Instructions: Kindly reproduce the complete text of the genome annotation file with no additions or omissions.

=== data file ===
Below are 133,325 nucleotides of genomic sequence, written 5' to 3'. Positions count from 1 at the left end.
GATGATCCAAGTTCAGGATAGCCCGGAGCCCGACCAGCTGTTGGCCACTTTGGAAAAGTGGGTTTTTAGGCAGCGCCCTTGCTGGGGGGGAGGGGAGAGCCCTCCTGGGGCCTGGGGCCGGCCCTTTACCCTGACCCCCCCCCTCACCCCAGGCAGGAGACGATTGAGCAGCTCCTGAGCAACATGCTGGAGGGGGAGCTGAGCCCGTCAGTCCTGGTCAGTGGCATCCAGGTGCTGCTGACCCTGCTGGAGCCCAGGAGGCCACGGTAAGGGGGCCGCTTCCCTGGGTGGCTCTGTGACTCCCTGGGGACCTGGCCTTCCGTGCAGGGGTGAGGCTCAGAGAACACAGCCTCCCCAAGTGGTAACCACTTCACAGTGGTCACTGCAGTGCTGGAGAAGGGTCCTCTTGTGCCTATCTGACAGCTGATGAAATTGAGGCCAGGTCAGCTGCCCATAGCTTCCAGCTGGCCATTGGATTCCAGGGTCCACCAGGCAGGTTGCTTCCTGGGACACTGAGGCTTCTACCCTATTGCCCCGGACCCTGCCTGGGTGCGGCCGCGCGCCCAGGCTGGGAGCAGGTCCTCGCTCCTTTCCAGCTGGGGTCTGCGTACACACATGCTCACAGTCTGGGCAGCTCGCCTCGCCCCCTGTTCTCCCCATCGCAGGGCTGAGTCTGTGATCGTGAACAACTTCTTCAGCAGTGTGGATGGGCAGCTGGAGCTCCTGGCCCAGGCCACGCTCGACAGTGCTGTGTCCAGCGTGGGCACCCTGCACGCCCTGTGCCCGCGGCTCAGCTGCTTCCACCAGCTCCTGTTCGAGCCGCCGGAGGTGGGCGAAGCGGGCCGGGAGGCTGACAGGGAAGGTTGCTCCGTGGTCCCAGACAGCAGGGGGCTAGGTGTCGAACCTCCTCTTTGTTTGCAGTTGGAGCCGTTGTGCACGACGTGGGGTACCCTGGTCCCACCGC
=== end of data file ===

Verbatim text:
Below are 133,325 nucleotides of genomic sequence, written 5' to 3'. Positions count from 1 at the left end.
GATGATCCAAGTTCAGGATAGCCCGGAGCCCGACCAGCTGTTGGCCACTTTGGAAAAGTGGGTTTTTAGGCAGCGCCCTTGCTGGGGGGGAGGGGAGAGCCCTCCTGGGGCCTGGGGCCGGCCCTTTACCCTGACCCCCCCCCTCACCCCAGGCAGGAGACGATTGAGCAGCTCCTGAGCAACATGCTGGAGGGGGAGCTGAGCCCGTCAGTCCTGGTCAGTGGCATCCAGGTGCTGCTGACCCTGCTGGAGCCCAGGAGGCCACGGTAAGGGGGCCGCTTCCCTGGGTGGCTCTGTGACTCCCTGGGGACCTGGCCTTCCGTGCAGGGGTGAGGCTCAGAGAACACAGCCTCCCCAAGTGGTAACCACTTCACAGTGGTCACTGCAGTGCTGGAGAAGGGTCCTCTTGTGCCTATCTGACAGCTGATGAAATTGAGGCCAGGTCAGCTGCCCATAGCTTCCAGCTGGCCATTGGATTCCAGGGTCCACCAGGCAGGTTGCTTCCTGGGACACTGAGGCTTCTACCCTATTGCCCCGGACCCTGCCTGGGTGCGGCCGCGCGCCCAGGCTGGGAGCAGGTCCTCGCTCCTTTCCAGCTGGGGTCTGCGTACACACATGCTCACAGTCTGGGCAGCTCGCCTCGCCCCCTGTTCTCCCCATCGCAGGGCTGAGTCTGTGATCGTGAACAACTTCTTCAGCAGTGTGGATGGGCAGCTGGAGCTCCTGGCCCAGGCCACGCTCGACAGTGCTGTGTCCAGCGTGGGCACCCTGCACGCCCTGTGCCCGCGGCTCAGCTGCTTCCACCAGCTCCTGTTCGAGCCGCCGGAGGTGGGCGAAGCGGGCCGGGAGGCTGACAGGGAAGGTTGCTCCGTGGTCCCAGACAGCAGGGGGCTAGGTGTCGAACCTCCTCTTTGTTTGCAGTTGGAGCCGTTGTGCACGACGTGGGGTACCCTGGTCCCACCGC